Nation as Grand Narrative

Nation as Grand Narrative

The Nigerian Press and the Politics of Meaning

Wale Adebanwi


University of Rochester Press



A methodical analysis of relations of domination and subordination through media narratives of nationhood in an African context.
Nation as Grand Narrative offers a methodical analysis of how relations of domination and subordination are conveyed through media narratives of nationhood. Using the typical postcolonial state of Nigeria as a template and engaging with disciplines ranging from media studies, political science, and social theory to historical sociology and hermeneutics, Wale Adebanwi examines how the nation as grand narrative provides a critical interpretive lens through which competition among ethnic, ethnoregional, and ethnoreligious groups can be analyzed. Adebanwi illustrates how meaning is connected to power through ideology in the struggles enacted on the pages of the print media over diverse issues including federalism, democracy and democratization, religion, majority-minority ethnic relations, space and territoriality, self-determination, and threat of secession. Nation as Grand Narrative will trigger further critical reflections on the articulation of relations of domination in the context of postcolonial grand narratives.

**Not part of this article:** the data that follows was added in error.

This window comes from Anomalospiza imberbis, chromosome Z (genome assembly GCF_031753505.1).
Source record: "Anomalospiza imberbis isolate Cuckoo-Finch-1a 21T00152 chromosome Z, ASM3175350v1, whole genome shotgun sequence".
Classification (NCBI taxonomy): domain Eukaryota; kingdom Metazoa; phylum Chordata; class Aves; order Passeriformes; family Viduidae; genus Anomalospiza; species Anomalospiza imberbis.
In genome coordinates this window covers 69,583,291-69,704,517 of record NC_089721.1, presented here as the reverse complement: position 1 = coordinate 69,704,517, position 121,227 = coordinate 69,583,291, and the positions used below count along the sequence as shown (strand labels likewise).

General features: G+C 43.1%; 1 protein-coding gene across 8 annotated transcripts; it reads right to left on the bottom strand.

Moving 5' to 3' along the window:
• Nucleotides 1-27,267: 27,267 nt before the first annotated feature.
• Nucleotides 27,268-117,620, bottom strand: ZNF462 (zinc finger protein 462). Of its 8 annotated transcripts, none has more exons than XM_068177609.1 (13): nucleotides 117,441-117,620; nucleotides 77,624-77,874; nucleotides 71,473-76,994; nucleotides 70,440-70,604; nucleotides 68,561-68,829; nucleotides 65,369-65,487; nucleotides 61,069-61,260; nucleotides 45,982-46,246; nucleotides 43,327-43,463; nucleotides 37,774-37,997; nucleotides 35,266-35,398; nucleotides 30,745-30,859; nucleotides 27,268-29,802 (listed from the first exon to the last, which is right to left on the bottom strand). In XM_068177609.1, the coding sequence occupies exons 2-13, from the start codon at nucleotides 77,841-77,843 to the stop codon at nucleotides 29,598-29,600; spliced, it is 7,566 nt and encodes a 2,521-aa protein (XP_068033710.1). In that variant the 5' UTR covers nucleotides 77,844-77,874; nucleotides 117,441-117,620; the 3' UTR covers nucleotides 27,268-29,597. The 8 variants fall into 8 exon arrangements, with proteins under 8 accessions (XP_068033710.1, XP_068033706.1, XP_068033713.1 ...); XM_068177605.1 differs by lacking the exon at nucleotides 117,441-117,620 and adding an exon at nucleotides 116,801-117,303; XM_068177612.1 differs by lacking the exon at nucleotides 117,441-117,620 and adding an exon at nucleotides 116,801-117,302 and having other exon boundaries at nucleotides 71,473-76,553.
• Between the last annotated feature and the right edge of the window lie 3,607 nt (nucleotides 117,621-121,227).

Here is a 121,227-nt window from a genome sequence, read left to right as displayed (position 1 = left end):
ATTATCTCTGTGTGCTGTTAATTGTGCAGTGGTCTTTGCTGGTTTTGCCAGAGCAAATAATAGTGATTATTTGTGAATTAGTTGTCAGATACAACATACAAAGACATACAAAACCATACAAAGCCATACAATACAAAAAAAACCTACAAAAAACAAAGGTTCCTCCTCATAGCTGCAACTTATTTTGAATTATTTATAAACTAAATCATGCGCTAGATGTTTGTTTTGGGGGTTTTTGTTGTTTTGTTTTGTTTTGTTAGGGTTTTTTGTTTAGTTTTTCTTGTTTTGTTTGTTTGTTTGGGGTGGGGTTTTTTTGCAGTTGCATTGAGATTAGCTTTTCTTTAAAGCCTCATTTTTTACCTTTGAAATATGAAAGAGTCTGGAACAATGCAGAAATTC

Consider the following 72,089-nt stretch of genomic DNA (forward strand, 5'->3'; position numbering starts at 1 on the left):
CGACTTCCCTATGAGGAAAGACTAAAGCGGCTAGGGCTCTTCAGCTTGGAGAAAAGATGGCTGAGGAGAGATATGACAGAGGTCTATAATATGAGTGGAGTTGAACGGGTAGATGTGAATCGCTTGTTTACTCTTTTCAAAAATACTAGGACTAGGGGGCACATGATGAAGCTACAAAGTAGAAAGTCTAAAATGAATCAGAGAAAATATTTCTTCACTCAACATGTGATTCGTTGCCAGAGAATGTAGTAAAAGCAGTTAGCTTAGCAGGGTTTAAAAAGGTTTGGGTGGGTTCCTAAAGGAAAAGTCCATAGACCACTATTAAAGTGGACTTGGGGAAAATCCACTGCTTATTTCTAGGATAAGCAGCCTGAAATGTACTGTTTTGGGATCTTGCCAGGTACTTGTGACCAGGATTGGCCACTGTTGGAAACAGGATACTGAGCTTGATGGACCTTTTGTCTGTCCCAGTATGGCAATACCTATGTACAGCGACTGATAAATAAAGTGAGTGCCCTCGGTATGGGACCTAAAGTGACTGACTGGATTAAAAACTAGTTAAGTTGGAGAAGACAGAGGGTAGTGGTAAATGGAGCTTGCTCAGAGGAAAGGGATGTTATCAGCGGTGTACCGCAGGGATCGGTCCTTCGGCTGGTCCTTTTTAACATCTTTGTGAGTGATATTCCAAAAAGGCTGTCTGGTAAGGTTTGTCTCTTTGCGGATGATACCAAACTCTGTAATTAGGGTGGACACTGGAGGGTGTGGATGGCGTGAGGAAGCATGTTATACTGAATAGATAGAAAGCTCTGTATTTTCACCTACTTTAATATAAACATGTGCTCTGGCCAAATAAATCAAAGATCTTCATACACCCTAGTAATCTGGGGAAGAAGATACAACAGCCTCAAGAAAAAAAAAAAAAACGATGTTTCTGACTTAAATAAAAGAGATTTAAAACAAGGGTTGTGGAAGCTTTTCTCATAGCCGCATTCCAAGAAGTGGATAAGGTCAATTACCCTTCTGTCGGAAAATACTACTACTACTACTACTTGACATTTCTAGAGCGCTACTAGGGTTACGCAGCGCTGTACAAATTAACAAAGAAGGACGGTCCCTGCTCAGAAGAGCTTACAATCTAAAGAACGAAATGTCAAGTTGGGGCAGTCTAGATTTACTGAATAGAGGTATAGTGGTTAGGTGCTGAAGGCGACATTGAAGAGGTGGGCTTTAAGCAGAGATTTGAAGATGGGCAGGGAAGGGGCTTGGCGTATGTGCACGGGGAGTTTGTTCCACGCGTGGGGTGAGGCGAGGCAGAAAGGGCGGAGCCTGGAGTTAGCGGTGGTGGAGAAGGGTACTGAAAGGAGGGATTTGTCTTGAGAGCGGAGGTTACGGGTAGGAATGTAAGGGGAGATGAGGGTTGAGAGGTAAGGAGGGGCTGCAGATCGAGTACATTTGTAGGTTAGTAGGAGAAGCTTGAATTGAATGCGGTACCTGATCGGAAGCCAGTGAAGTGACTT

Wale Adebanwi is associate professor of African American and African studies, University of California-Davis, and a visiting professor at the Institute of Social and Economic Research (ISER), Rhodes University, Grahamstown, South Africa.


May 2016
3 black and white illustrations
406 pages
9x6 in
Rochester Studies in African History and the Diaspora
ISBN: 9781580465557
Format: Hardback
Library eBook
University of Rochester Press
BISAC HIS001050, POL045000, SOC052000
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Table of Contents

List of Illustrations
Nation as Grand Narrataive
Interpretive Theory, Narrative, and the Politics of Meaning
In Search of a Grand Narrative: The Press and the Ethno-Regional Struggle for Political Independence
Hegemony and Ethno-Spatial Politics: "Nationalizing" the Capital City in the Late-Colonial Era
Paper Soldiers: Narratives of Nationhood and Federalism in Pre-Civil War Nigeria
Representing the Nation: Electoral Crisis and the Collapse of the Third Republic
The "Fought" Republic: The Press, Ethno-Religious Conflicts, and Democratic Ethos
Narratives, Territoriality, and Majority-Minority Ethnic Violence
Narratives, Oil, and the Spatial Politics of Marginal Identities
Conclusion: Beyond Grand Narratives


This is a thought-provoking book which takes a novel approach to some of the most fundamental questions facing contemporary Africa. It deserves a wide readership. AFRICAN JOURNALISM STUDIES

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